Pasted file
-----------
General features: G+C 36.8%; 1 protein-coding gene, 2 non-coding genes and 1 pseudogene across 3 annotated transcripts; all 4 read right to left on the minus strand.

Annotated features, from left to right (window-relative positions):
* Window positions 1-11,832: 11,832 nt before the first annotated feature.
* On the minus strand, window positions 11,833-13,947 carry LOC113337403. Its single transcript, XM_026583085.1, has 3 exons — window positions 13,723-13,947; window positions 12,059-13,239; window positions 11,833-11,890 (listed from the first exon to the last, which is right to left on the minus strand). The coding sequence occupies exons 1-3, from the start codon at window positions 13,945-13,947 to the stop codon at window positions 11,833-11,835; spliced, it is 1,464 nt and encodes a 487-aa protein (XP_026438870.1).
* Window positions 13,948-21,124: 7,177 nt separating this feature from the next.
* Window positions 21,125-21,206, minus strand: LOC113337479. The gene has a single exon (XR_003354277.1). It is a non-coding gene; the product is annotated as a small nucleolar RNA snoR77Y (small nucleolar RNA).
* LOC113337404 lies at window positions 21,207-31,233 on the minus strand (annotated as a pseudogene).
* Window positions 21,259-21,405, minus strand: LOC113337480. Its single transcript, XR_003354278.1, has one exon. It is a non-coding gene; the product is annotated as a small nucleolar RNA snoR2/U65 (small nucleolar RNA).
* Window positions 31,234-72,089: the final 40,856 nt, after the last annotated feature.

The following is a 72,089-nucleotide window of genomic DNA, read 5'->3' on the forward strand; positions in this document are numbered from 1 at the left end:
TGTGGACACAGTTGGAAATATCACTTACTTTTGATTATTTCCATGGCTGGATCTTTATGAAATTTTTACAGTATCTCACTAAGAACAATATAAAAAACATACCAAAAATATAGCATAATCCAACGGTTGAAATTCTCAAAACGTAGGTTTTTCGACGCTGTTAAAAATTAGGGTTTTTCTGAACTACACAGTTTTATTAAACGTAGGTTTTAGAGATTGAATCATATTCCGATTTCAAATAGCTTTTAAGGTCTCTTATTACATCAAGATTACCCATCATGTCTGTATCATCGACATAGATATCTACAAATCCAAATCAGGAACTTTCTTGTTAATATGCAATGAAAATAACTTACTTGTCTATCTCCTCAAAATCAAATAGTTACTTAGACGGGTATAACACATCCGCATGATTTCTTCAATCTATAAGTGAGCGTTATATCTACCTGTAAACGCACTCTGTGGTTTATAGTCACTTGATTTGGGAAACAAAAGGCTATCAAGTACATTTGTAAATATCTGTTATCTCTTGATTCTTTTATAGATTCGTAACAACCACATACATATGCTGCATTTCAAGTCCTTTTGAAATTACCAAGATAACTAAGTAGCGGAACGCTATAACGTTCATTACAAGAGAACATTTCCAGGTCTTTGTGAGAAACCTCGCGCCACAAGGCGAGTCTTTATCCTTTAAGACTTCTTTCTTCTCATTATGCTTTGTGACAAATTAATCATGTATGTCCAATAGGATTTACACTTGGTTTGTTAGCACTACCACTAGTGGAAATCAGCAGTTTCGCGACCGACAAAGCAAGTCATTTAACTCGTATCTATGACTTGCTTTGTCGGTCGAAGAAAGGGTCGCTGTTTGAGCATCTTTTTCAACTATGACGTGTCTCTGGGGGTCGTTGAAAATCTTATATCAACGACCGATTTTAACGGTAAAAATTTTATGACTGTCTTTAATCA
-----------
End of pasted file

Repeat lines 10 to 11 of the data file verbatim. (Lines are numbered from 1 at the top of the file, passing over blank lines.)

The following is a 72,089-nucleotide window of genomic DNA, read 5'->3' on the forward strand; positions in this document are numbered from 1 at the left end:
TGTGGACACAGTTGGAAATATCACTTACTTTTGATTATTTCCATGGCTGGATCTTTATGAAATTTTTACAGTATCTCACTAAGAACAATATAAAAAACATACCAAAAATATAGCATAATCCAACGGTTGAAATTCTCAAAACGTAGGTTTTTCGACGCTGTTAAAAATTAGGGTTTTTCTGAACTACACAGTTTTATTAAACGTAGGTTTTAGAGATTGAATCATATTCCGATTTCAAATAGCTTTTAAGGTCTCTTATTACATCAAGATTACCCATCATGTCTGTATCATCGACATAGATATCTACAAATCCAAATCAGGAACTTTCTTGTTAATATGCAATGAAAATAACTTACTTGTCTATCTCCTCAAAATCAAATAGTTACTTAGACGGGTATAACACATCCGCATGATTTCTTCAATCTATAAGTGAGCGTTATATCTACCTGTAAACGCACTCTGTGGTTTATAGTCACTTGATTTGGGAAACAAAAGGCTATCAAGTACATTTGTAAATATCTGTTATCTCTTGATTCTTTTATAGATTCGTAACAACCACATACATATGCTGCATTTCAAGTCCTTTTGAAATTACCAAGATAACTAAGTAGCGGAACGCTATAACGTTCATTACAAGAGAACATTTCCAGGTCTTTGTGAGAAACCTCGCGCCACAAGGCGAGTCTTTATCCTTTAAGACTTCTTTCTTCTCATTATGCTTTGTGACAAATTAATCATGTATGTCCAATAGGATTTACACTTGGTTTGTTAGCACTACCACTAGTGGAAATCAGCAGTTTCGCGACCGACAAAGCAAGTCATTTAACTCGTATCTATGACTTGCTTTGTCGGTCGAAGAAAGGGTCGCTGTTTGAGCATCTTTTTCAACTATGACGTGTCTCTGGGGGTCGTTGAAAATCTTATATCAACGACCGATTTTAACGGTAAAAATTTTATGACTGTCTTTAATCA